Archilochus, Fragments

LCL 259: 276-277

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K.-A.) καὶ Καλλίμαχος ἐν τοῖς ἐπιγράμμασιν (fr. 397 Pf.), καὶ μαρτυροῦσιν εἶναι Ὁμήρου τὸ ποίημα.

304 Hesych.

πυρριχίζειν· τὴν ἐνόπλιον ὄρχησιν καὶ σύντονον πυρρίχην ἔλεγον. οἱ μὲν ἀπὸ Πυρρίχου τοῦ Κρητός . . . οἱ δὲ ἀπὸ Πύρρου τοῦ Ἀχιλλέως· ἐφησθέντα γὰρ τῷ Εὐρυπύλου φόνῳ ὀρχήσασθαί φησιν Ἀρχίλοχος.

305 Malalas, chron. 4 (p. 68.1 Dindorf)

τῶν δὲ Ἀργείων μετὰ τὸν Ἴναχον ἐβασίλευσεν ὁ Φορωνεὺς καὶ ἄλλοι πολλοὶ ἕως τῆς βασιλείας Λυγκέως τοῦ ἀγαγομένου τὴν Ὑπερμνήστραν γυναῖκα τῶν Δαναοῦ θυγατέρων. ὅστις Λυγκεὺς πολεμήσας τῷ Δαναῷ βασιλεῖ τοῦτον ἐφόνευσε καὶ ἔλαβε τὴν βασιλείαν καὶ τὴν θυγατέρα αὐτοῦ, καθὼς Ἀρχίλοχος ὁ σοφώτατος συνεγράψατο.

307 Phot. lex.

εὕδοντι δ᾿ αἱρεῖ κύρτος.

παροιμία. καθεύδουσι γὰρ καθέντες τοὺς κύρτους. παρὰ τοῦτο ἐποίησε Κρατῖνος Ἀρχιλόχοις (fr. 3 K.-A.) “εὕδοντι δ᾿ αἱρεῖ πρωκτός.”

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his epigrams, and they testify that the poem is Homer’s.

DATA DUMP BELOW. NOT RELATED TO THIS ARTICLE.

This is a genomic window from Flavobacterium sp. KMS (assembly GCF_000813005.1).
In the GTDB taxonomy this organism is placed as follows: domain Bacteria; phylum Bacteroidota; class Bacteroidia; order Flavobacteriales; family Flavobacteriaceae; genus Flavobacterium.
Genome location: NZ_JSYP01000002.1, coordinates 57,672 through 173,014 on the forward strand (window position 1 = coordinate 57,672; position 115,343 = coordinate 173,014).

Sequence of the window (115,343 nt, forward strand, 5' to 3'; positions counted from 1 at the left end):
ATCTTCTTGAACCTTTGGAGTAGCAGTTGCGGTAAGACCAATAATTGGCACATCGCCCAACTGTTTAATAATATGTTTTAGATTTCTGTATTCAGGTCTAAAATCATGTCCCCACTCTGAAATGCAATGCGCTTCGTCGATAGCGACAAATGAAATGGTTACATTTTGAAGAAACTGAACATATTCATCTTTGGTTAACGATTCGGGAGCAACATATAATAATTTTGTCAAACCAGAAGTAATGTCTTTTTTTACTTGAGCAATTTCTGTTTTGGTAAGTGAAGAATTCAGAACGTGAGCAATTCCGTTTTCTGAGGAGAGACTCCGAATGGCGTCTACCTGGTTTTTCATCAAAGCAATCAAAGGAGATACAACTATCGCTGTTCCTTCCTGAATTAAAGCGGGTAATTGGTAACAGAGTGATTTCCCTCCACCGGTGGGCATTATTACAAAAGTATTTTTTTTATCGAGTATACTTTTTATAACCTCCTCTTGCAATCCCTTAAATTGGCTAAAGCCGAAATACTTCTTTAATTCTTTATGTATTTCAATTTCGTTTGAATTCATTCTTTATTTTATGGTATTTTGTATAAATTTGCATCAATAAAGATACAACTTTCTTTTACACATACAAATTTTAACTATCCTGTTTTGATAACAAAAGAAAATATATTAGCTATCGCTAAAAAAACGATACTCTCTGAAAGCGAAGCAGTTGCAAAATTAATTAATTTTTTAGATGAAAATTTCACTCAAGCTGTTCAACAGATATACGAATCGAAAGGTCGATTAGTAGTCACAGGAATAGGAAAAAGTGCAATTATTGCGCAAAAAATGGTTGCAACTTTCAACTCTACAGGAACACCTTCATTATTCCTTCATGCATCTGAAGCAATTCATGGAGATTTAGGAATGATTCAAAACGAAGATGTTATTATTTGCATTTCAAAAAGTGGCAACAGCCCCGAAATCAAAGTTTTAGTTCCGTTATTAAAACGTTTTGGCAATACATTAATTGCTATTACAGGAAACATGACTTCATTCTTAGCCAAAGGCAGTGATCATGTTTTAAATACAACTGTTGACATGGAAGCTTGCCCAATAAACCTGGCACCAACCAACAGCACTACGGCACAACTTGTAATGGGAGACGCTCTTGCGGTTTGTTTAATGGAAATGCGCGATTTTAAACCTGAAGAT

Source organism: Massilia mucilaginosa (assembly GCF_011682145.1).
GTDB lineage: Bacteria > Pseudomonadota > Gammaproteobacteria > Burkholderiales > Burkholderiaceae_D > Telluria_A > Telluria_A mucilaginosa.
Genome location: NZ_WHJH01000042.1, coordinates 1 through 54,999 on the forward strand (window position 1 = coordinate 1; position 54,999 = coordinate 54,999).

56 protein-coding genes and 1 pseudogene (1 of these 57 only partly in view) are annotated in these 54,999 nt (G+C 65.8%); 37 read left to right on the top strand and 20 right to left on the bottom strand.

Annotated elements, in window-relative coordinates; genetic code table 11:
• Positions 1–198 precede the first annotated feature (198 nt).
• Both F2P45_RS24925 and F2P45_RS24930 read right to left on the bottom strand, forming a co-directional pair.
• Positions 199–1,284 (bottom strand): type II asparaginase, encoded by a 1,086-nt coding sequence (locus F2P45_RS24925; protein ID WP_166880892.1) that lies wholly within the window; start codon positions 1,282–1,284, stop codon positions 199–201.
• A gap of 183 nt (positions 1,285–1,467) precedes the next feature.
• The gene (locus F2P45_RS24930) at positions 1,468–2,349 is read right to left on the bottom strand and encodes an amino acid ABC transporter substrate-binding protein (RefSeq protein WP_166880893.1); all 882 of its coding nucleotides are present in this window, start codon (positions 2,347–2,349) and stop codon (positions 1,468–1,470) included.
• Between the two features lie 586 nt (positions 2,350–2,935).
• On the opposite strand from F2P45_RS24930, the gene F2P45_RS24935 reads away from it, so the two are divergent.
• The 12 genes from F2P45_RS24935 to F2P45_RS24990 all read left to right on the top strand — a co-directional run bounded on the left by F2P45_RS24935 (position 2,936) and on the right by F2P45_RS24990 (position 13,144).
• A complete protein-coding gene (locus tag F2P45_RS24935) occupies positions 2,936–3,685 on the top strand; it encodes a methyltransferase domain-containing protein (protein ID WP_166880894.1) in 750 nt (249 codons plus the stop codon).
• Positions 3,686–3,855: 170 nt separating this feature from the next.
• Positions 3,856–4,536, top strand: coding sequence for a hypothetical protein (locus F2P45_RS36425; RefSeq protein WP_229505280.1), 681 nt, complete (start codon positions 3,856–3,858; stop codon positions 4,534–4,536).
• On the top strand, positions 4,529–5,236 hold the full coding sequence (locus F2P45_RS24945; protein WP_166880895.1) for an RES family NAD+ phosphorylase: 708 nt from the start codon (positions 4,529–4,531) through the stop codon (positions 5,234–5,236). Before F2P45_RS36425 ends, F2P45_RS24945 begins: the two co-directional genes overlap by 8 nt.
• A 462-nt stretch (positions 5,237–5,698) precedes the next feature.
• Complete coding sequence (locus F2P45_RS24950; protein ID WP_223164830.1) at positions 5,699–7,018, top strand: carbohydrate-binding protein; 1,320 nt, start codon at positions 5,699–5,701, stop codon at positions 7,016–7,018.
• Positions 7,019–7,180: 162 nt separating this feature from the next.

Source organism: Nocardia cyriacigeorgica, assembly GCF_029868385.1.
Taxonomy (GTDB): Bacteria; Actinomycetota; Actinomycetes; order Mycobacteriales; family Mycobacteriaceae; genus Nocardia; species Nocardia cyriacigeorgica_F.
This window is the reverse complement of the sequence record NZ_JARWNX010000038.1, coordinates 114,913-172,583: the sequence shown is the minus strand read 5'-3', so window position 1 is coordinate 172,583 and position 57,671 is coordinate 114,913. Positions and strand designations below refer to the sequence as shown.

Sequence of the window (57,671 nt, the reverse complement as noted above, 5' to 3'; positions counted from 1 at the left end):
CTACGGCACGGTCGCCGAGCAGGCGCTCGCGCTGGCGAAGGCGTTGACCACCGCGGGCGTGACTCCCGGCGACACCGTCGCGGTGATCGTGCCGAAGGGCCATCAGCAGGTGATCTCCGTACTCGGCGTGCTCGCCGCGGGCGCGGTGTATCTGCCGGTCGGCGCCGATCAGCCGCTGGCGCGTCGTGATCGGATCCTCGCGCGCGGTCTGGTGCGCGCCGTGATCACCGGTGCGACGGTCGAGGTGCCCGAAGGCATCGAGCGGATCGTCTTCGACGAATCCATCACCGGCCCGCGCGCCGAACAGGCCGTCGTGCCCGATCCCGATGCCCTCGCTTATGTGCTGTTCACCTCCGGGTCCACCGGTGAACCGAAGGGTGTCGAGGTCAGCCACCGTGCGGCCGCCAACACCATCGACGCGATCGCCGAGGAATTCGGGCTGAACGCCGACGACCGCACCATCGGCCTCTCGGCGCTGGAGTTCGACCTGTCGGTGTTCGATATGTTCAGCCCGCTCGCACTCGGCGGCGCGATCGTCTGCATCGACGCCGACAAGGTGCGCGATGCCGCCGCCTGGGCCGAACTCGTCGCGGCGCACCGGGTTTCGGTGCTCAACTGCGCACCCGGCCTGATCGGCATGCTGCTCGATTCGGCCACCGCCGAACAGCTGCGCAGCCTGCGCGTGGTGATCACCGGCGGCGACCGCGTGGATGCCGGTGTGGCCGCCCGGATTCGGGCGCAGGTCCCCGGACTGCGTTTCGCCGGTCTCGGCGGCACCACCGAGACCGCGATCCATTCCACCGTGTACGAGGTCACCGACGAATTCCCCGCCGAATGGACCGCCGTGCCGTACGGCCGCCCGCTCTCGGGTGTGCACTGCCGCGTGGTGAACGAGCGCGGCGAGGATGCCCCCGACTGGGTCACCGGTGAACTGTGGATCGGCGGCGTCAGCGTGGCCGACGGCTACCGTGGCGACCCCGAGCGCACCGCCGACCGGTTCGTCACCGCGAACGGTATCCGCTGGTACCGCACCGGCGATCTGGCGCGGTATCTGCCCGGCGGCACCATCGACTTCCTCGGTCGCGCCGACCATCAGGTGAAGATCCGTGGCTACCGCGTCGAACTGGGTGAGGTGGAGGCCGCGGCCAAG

304 Hesychius, Lexicon

Πυρριχίζειν: they gave the name πυρρίχη to a vigorous, martial dance. Some derive the word from Pyrrhicus the Cretan . . . others from Pyrrhus the son of Achilles. Archilochus1 says that Pyrrhus danced for joy at the slaying of Eurypylus.

305 Malalas, Chronography

After Inachus Phoroneus and many others ruled over the Argives until the kingship of Lynceus who married Hypermnestra, one of the daughters of Danaus. This Lynceus made war on king Danaus, slew him, and took the kingship and his daughter, according to the account of the wise Archilochus.1

307 Photius, Lexicon

The fish trap does the catching while one sleeps.

A Proverb. For after letting down the fish traps they sleep.

As a parody of this Cratinus in Archilochi composed “his anus does the catching while he sleeps.”1

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DOI: 10.4159/DLCL.archilochus-fragments.1999